Democratic presidential candidates and space: a primer
Lieberman and Edwards
Senators John Edwards and Joe Lieberman, of North Carolina and Connecticut, respectively, have fallen from the top tier of candidates but remain in the race, looking for a better-than-expected performance in the early states to revive their campaigns. Lieberman, who had been silent on space issues prior to the reports of Bush’s announcement, spoke out against a potentially expensive new initiative. Bush, Lieberman said in Saturday’s Baltimore Sun, “must be from another planet if he thinks that, with his fiscal priorities, we can get there [Mars] and at the same time make America stronger… We should find a way to go to Mars—but not at the exclusion of improving health care, shoring up Social Security, creating jobs and strengthening homeland security here at home.”
Lieberman elaborated on those views on the CNN program Late Edition on Sunday. When asked if sending humans to the Moon or Mars was worth the money, he said:
You know, I have very mixed feelings about it, but I’ll make clear where I end up. Remember, I was attracted into politics by President Kennedy, so the moonshot program thrilled me, and I’ve always supported the space program. But if you ask me whether the best use of $1 trillion of American taxpayer money in the coming years is to land a mission on Mars or the moon, I’d say no. We need it right here on Earth to give health care that’s affordable to everybody, to improve our education system, and do better on veterans’ benefits and homeland security.
Lieberman went on to describe a plan he had to develop “an American center for cures” that would seek cures to cancer, diabetes, and other diseases. “[F]rankly,” he concluded, “I think that’s more important to the American people than that kind of space voyage at this point in our history.”
Edwards, on the other hand, had remained silent on both the proposed new space policy and space in general. A review of releases on his Senate web site turns up virtually nothing, other than a June 2002 release where he announces he has arranged for a North Carolina State University graduate student to receive a $24,000 grant from NASA to “design a commercial space hotel”. The language of the release showed that the senator or his staff seemed a little unfamiliar with the topic, referring at one point to a “NASA space hotel”.
Bringing up the rear
The final thee candidates—Ohio Congressman Dennis Kucinich, former Illinois Senator Carol Moseley-Braun, and the Rev. Al Sharpton—are near the bottom of virtually all polls and have no chance of winning the nomination. But while Moseley-Braun and Sharpton have remained quiet on space issues, Kucinich has been more active. He has introduced legislation in recent years to ban the use or stationing of weapons in space (known as HR 3657, the Space Preservation Act of 2003, in the current Congress), and is a cosponsor of Rep. Nick Lampson’s Space Exploration Act of 2003 (HR 3057), which sets ambitious goals for human missions to the Moon and Mars.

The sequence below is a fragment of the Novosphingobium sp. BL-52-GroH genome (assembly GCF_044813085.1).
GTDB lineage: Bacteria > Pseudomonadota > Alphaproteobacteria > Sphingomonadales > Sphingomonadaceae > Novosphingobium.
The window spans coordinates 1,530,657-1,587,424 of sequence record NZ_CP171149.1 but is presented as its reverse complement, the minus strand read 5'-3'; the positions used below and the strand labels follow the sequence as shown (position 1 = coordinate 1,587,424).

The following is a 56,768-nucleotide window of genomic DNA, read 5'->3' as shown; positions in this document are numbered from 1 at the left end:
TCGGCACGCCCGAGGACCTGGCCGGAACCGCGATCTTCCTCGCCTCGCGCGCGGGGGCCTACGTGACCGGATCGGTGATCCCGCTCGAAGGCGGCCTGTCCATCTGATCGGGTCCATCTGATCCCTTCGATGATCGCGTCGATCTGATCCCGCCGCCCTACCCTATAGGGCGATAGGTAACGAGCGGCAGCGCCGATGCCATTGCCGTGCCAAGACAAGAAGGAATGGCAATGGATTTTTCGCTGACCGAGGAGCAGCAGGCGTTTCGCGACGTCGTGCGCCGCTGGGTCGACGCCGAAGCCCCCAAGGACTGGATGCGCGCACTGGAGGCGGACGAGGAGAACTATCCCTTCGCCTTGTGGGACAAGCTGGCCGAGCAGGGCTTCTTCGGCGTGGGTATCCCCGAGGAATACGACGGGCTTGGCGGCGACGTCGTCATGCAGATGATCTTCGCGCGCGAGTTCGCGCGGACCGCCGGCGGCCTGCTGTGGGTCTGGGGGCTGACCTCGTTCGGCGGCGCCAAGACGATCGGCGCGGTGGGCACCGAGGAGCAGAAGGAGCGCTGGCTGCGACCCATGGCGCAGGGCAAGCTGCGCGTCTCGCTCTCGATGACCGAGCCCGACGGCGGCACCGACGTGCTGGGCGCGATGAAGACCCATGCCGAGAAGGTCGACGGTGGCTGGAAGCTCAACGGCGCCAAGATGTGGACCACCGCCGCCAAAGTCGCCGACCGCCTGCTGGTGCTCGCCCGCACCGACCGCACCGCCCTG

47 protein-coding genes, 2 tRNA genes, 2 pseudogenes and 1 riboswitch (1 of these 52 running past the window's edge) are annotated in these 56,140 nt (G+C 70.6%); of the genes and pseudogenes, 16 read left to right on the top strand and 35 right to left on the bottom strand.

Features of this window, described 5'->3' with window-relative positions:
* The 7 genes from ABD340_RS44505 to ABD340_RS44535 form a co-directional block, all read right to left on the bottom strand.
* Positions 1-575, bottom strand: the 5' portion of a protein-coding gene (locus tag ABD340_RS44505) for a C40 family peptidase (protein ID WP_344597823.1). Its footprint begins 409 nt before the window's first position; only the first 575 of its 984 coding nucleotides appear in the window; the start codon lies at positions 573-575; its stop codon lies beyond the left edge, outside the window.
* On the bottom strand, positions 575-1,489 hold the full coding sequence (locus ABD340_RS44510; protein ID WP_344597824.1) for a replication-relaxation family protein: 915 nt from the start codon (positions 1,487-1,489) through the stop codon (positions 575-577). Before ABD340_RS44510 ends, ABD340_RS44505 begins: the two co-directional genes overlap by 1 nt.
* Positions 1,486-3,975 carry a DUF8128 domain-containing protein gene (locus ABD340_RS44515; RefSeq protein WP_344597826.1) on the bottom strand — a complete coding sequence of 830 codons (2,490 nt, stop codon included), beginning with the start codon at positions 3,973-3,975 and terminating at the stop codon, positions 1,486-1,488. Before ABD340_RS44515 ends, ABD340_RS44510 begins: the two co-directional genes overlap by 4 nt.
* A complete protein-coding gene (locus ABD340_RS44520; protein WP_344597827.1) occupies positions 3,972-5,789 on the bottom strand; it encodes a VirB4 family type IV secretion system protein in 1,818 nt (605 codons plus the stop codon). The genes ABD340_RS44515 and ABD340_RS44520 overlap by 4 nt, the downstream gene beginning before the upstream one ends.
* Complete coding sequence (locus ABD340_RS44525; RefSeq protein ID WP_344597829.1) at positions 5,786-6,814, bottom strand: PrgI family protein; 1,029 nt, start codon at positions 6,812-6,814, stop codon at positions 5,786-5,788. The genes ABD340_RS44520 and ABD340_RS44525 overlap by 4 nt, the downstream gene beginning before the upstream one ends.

Kucinich was the only candidate to answer our original query to the campaigns last month, providing fairly detailed answers to each question. “I believe that abandoning manned space exploration would be an enormous mistake,” he wrote in response to the question about the shuttle and station. “The Columbia tragedy underscores a need for the development of safer space vehicles. Of particular interest to a Kucinich administration will be developing designs for spacecraft that take off and land like airplanes. Revitalizing the U.S. space fleet will be an important step in the United States regaining the edge in the broader field of space-based technologies.”
Kucinich also supports a sharp increase in the size of NASA’s budget and new initiatives to bolster the agency’s workforce:
The current budget for NASA is far from adequate. It is only due to a lack of funding that our shuttle fleet is based on 30-year old technology. Although the shuttle program requires $4 billion a year to operate, NASA has been forced to operate under shuttle budget of only $3 billion a year. I strongly believe that one of the best investments we could make for the future of America would be to triple the budget for NASA.
Increasing the funding to NASA would be an empty gesture if we fail to invest in the human capital of the aerospace industry. Only six of every hundred American engineering students are training to pursue careers in aerospace. This must change if we hope to restore our prominence in space technology… Initiatives such as designing new spacecraft, new propulsion systems, and planning international missions into space will help to renew national interest in NASA.
However, while Kucinich has expressed his support for a bigger, stronger, NASA, he does not endorse the expected new space initiative Bush is set to announce. Speaking at a debate in Washington, DC, on Friday, Kucinich said he was a “strong supporter” of NASA, but opposed the Bush plan. “Maybe what they’re getting ready for is a war on Mars,” he quipped. “We have to keep an eye on them since they’re into unilateral [action] and preemption.”
Even with the new presidential space initiative, space will continue to be a niche issue in the 2004 campaign: it will simply be too small in the grander scheme of affairs to matter to more than a small fraction of the American public. We can expect to see some more comment on the topic, particularly once the President formally announces his plan and offers some specifics as well as a price tag. We will revisit this topic later in the election cycle to see what additional insight the remaining candidates offer the electorate.